Cell companies aren’t the only ones asking that question. Are people hearing what you say when it really matters? What about in difficult situations? Are you able to communicate even in an uncomfortable situation?
Think about this scenario. In a meeting, you speak up and share an idea or a report. Your co-worker speaks in an insulting tone and rolls his eyes. There are several other people present in the meeting. No one speaks up. Do you say something to everyone? Do you say something right then? Do you say it later?
It’s uncomfortable, right? Do you rage silently inside? Do you do tell your three co-worker confidants? Do you speak up?
It’s not just about what you say. It’s about being heard. Everyone has both passive and aggressive tendencies in them when it comes to communicating. Each of us naturally lean one way of the other. It’s okay if you make the comfortable a little uncomfortable on occasion. Being assertive doesn’t mean bitchy. It just means standing up for yourself.
One of the best ways to deal with these situations is by using a technique called acknowledge and transition. You can acknowledge what happened, or a different viewpoint. (I understand you don’t agree with me….) This is important because everyone needs to feel value. Then you transition to how it made you feel or a behavior that needs to be modified. (What we need to do going forward is…..). This technique can be used in negotiations as well.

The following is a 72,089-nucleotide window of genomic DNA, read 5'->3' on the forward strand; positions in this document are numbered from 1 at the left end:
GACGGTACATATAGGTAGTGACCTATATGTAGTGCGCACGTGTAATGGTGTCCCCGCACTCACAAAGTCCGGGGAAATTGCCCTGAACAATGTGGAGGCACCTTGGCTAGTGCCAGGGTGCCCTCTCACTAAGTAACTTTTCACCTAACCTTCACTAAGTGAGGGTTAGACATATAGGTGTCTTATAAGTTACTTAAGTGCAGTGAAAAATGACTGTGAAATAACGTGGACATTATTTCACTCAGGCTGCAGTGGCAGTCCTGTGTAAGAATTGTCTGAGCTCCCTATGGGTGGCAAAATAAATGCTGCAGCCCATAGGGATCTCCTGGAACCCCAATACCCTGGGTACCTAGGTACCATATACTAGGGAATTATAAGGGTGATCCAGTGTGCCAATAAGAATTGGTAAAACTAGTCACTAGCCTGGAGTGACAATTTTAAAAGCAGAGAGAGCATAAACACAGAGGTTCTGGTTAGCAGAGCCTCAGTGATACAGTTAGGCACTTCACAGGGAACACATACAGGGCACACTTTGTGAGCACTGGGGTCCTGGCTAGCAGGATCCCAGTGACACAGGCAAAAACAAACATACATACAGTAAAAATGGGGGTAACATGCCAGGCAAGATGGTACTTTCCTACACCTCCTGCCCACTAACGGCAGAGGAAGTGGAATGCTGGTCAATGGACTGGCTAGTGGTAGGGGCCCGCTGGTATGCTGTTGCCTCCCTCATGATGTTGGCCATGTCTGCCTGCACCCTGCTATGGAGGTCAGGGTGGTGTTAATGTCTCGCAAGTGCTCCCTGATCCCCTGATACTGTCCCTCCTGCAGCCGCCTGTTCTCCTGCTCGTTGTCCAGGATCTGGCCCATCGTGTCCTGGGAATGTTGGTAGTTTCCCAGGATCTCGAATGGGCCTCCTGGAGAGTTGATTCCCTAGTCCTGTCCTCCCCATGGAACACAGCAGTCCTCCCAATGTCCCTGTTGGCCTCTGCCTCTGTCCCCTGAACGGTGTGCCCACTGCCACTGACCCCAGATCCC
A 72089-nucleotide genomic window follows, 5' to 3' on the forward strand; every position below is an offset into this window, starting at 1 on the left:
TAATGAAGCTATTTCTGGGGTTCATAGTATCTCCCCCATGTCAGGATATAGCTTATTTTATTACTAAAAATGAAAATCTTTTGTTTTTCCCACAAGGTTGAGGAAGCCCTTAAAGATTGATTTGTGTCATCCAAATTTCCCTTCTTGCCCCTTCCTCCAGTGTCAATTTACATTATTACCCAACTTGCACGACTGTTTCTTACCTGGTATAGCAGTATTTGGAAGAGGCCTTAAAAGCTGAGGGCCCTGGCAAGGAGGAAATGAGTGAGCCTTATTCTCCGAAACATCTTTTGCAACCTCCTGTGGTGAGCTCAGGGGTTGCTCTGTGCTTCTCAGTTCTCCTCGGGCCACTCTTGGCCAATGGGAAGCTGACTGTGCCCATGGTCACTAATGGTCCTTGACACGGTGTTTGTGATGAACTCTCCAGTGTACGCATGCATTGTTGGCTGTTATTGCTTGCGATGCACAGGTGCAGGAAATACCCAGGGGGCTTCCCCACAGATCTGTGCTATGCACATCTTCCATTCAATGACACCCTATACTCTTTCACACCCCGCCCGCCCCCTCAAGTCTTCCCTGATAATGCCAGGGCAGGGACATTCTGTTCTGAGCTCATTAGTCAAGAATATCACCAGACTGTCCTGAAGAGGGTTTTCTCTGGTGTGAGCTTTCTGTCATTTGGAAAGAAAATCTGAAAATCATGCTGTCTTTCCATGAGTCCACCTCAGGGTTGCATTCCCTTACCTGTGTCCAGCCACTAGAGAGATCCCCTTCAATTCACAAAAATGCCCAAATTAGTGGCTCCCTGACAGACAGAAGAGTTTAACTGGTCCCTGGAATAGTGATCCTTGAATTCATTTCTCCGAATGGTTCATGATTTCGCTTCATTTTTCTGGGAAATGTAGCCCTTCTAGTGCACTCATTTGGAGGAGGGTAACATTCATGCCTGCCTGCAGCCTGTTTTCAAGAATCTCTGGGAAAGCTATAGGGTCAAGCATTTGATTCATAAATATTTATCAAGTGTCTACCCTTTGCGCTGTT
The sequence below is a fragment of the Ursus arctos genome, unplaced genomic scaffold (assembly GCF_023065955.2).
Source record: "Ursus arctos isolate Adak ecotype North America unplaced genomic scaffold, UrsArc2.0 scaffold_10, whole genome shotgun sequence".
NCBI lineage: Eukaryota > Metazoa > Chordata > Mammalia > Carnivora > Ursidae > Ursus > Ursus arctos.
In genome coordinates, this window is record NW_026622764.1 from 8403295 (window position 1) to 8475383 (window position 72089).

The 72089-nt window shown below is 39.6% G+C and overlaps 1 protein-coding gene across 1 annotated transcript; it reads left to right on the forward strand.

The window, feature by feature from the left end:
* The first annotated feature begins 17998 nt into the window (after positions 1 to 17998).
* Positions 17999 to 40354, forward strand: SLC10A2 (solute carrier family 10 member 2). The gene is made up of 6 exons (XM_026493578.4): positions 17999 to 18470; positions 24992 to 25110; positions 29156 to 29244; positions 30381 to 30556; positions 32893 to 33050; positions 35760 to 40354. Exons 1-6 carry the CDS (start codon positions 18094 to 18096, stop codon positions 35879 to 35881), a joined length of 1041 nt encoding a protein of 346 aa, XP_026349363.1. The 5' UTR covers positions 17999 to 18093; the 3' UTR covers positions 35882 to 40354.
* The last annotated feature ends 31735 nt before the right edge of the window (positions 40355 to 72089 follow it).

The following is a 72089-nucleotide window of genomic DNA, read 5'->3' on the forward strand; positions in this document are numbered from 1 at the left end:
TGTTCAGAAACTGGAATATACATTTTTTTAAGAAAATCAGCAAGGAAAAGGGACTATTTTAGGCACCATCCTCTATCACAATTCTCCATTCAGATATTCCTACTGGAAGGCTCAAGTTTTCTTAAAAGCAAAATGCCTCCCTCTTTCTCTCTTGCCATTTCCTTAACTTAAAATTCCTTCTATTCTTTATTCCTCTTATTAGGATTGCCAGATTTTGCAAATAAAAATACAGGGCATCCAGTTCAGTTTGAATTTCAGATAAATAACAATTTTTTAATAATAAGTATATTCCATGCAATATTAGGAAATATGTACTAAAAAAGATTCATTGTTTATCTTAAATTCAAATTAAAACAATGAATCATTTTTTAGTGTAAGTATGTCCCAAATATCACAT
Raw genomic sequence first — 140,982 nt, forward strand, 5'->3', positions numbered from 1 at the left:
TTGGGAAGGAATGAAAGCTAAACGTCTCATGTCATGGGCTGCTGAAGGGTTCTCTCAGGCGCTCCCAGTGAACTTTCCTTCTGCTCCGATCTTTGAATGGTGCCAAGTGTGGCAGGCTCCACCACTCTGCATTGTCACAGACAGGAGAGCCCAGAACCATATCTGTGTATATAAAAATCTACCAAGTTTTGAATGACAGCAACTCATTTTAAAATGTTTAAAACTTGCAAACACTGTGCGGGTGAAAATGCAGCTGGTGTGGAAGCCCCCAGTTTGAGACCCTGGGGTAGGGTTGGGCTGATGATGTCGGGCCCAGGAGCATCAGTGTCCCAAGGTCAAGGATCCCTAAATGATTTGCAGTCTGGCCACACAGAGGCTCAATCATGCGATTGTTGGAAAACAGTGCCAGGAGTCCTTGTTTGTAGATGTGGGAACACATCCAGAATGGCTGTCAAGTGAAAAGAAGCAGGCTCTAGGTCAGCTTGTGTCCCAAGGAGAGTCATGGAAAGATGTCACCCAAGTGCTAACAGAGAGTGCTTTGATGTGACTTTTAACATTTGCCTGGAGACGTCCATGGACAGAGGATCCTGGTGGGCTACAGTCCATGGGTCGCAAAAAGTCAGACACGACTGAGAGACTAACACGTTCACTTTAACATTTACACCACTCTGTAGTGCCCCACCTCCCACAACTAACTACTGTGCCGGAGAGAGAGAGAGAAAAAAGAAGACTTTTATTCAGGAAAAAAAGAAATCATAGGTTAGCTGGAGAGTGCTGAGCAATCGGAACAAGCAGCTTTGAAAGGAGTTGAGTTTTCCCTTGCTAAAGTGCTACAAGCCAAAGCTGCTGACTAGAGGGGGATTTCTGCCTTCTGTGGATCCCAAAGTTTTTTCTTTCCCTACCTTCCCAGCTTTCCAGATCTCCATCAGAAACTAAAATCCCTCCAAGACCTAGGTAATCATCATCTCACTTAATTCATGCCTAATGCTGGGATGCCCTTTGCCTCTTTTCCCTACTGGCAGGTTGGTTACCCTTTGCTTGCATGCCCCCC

Another technique is called when, then, so. When this happens, then this is the result, so going forward this is what needs to happen. This one is perfect for the situation above. Comments made in a group setting tend to shut down all conversation because everyone feels they could be the next target.
Another way to deal with it is by turning the table on the rude instigator. When you feel attacked, don’t attack back. Instead, turn it into a question. Ask them “what is it about my idea you find ridiculous?”
Eleanor Roosevelt said it best, “No one can make you feel inferior without your consent.” It’s totally within your right to stand up for yourself. The techniques mentioned above work not only in office settings, but in any situation where you find yourself having a difficult conversations.